the legal act of committing murder.
I am totally against the Death Penalty, no matter how heinous the crime. My views on the death penalty come from a biblical perspective. The words Death Penalty, are two little words that mean the legal act of committing murder.
We as human beings, whether we be Christian or not, cannot contribute to murder, and call it what you may, "The Death Penalty" is committing the act of murder. I do believe that if we find ourselves in a life threatening situation with someone, then our natural instincts to survive have every right to react and do whatever it takes to save our own lives.
I recently read about the execution of Karla Faye Tucker. It has had an enormous affect on me. I feel great sadness and compassion for her, as well as the victims and their families.
We might ask ourselves, what our true motives are; to be so inclined to have someone die. Is it a cry for justice, revenge or something worse? Will this society go so far someday to make an execution a public activity for all to gather around to see? Will there be vendors among us yelling, "Peanuts," "popcorn," "hotdogs!" Will our children hear us cold bloodedly and merciless yell, "Kill, Kill Kill!" This frightens and chills me much more than the criminal himself! Do we not stand in horror by those countries that decapitate, or pull out limbs from men and women because they have been accused of some deed? We do the exact same thing.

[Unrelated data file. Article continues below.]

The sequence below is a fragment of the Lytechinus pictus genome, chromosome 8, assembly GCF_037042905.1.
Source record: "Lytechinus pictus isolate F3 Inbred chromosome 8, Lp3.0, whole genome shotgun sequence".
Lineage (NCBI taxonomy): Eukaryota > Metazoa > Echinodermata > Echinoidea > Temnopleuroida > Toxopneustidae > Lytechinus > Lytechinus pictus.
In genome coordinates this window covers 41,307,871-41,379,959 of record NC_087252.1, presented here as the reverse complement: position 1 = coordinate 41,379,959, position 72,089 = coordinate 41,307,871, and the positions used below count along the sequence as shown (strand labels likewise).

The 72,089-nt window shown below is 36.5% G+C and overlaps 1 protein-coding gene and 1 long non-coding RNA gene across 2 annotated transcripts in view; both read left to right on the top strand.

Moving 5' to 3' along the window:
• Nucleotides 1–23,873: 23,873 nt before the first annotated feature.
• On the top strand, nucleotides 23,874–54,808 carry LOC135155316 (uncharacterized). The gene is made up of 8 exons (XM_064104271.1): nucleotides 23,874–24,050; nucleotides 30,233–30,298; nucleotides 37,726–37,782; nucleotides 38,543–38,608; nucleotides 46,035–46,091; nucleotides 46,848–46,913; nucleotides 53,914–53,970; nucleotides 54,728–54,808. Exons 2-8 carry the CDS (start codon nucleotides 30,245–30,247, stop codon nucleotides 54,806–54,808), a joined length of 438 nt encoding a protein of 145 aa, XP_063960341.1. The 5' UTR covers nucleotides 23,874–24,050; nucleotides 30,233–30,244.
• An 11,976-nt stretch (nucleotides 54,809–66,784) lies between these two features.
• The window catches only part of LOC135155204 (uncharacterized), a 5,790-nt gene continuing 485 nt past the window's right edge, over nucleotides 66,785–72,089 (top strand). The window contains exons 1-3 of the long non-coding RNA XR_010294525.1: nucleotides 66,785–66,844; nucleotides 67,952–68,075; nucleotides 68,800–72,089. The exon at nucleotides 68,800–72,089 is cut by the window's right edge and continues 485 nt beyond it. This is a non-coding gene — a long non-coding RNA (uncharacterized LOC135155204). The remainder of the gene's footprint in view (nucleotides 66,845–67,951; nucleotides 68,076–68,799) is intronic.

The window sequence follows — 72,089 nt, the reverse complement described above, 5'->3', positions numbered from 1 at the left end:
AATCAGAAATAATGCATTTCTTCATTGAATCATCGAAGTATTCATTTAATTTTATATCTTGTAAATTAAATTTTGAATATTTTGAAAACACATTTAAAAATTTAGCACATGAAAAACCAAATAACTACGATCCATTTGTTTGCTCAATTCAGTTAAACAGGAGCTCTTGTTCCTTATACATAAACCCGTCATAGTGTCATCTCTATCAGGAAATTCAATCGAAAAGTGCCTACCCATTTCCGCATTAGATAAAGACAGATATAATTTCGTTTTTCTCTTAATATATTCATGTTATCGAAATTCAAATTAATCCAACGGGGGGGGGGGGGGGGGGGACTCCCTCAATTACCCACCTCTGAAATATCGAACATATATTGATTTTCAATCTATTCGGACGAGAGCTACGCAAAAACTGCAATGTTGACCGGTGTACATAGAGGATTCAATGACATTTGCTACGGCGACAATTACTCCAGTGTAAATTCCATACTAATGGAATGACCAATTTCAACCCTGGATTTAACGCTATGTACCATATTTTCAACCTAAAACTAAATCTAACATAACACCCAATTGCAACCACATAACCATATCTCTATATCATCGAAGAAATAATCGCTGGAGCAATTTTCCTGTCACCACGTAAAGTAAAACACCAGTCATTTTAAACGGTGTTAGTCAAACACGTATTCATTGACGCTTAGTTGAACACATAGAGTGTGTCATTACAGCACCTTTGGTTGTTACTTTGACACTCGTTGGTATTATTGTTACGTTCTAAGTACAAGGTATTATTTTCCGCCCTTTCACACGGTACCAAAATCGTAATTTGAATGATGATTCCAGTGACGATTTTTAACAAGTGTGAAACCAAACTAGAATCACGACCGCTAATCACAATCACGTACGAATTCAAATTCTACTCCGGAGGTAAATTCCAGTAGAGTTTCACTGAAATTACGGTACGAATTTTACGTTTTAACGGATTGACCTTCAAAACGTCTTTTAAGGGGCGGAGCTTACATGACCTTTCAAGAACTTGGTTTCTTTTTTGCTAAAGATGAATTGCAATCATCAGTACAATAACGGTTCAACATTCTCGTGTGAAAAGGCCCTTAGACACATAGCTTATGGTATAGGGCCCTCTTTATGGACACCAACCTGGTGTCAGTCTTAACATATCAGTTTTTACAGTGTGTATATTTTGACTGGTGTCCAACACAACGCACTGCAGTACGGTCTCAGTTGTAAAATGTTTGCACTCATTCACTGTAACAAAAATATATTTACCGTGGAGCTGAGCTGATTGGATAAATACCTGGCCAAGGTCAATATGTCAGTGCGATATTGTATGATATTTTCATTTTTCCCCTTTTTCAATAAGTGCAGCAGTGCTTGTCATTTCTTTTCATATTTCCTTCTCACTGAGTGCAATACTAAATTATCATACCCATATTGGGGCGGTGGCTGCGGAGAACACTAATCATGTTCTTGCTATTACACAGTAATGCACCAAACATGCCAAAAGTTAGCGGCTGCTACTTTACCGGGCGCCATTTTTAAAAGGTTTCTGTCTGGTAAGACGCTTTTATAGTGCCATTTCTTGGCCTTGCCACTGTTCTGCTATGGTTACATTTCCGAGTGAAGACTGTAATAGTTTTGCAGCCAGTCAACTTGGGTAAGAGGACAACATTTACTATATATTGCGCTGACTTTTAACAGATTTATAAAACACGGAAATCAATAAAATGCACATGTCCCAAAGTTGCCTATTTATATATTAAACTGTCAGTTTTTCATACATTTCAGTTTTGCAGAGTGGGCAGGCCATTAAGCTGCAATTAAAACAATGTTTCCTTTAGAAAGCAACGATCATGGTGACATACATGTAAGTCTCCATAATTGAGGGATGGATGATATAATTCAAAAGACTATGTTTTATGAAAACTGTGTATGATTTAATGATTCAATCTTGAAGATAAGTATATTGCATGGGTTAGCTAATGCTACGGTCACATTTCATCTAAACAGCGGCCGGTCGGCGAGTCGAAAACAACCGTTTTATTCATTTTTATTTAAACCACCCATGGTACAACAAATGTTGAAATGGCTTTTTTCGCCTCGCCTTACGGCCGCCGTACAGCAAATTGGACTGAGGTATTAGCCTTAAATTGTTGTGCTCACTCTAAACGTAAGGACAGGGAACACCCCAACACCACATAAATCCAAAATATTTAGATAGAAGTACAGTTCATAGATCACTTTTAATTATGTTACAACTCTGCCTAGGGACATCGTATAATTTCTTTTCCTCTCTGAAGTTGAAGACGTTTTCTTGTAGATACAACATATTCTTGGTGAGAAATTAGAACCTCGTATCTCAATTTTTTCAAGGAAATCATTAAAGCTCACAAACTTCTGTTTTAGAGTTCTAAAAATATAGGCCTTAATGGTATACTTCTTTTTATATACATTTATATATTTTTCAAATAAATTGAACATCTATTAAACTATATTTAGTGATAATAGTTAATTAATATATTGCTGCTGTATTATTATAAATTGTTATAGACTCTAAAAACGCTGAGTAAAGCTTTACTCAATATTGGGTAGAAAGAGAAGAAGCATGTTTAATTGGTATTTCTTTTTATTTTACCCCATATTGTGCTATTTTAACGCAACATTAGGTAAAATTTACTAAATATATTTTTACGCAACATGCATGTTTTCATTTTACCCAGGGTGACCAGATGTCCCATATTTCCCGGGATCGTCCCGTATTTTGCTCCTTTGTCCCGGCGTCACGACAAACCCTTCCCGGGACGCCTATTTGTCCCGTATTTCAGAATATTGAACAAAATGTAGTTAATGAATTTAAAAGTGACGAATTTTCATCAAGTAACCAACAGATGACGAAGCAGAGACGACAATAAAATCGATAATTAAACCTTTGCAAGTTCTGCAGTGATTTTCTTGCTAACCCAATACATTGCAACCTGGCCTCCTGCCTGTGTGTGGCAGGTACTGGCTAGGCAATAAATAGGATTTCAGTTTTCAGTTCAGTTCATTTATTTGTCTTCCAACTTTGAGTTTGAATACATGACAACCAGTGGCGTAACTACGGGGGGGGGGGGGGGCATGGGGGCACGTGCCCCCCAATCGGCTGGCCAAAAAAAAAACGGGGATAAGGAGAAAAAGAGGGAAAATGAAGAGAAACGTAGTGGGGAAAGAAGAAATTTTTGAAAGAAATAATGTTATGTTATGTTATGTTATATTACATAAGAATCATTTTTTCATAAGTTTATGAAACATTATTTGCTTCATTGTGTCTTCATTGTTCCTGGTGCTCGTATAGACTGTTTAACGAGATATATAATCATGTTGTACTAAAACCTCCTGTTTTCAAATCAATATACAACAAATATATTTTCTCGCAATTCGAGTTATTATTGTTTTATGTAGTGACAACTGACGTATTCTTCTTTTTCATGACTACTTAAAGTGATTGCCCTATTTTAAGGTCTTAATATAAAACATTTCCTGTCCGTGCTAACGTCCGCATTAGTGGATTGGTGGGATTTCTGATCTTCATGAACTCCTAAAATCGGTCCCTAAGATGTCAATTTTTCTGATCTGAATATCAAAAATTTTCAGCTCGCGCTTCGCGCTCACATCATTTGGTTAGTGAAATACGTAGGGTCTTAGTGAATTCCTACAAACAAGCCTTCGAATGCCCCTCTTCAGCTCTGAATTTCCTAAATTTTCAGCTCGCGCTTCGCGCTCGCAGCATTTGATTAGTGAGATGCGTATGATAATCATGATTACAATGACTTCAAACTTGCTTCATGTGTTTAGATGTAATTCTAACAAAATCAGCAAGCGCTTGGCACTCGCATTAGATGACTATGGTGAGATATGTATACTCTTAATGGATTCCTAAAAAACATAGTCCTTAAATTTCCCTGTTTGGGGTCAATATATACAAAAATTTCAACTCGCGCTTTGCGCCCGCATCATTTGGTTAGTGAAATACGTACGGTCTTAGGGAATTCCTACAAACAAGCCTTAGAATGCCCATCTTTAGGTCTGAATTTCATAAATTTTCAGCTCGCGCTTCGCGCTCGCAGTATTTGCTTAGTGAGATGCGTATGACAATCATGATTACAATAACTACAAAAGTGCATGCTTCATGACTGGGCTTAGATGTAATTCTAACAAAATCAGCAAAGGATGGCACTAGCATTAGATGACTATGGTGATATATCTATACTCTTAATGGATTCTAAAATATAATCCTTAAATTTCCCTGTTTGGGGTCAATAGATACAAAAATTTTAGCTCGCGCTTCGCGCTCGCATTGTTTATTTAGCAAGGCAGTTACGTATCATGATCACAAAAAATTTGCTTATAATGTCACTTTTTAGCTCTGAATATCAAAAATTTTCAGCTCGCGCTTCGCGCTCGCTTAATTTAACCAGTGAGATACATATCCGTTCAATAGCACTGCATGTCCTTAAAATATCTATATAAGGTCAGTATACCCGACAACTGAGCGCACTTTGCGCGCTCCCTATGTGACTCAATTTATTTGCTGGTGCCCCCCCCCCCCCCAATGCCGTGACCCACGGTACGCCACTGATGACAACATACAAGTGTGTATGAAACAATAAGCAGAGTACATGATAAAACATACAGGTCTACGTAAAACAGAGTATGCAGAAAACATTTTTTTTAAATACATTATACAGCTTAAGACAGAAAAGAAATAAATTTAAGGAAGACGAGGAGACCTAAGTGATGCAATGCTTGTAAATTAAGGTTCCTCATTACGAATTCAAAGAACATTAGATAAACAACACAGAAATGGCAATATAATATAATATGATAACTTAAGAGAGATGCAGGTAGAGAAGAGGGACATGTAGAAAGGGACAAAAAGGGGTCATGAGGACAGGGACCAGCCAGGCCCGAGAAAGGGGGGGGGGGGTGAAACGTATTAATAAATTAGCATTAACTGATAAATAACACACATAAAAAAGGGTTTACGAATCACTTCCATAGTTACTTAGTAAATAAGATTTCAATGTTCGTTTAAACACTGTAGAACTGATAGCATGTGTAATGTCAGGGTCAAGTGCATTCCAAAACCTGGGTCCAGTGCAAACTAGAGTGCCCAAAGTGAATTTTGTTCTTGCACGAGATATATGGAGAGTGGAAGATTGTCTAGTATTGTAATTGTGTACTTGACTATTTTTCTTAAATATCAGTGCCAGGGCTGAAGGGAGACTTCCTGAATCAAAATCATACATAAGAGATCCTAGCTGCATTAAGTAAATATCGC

Why is the poverty stricken man who committed the ultimate crime executed, while the wealthy and rich who committed the same crime, are given life? We all know this happens. Is this equal justice? If we, as a Christian Community, proclaim to be Christians, then how can we be for the Death Penalty? Although, I'm the first to admit that I am NOT a scholar of the Holy Bible, I do understand the BASICS of it, "The 10 Commandments." Is not one of the commandments, "Thou Shalt Not Kill?" Has it come to the point where we, as Christians, will only obey those Commandments which we find convenient for ourselves, and still proclaim ourselves to be Christians? Aren't we as a Christian society being a bit hypocritical? I believe so.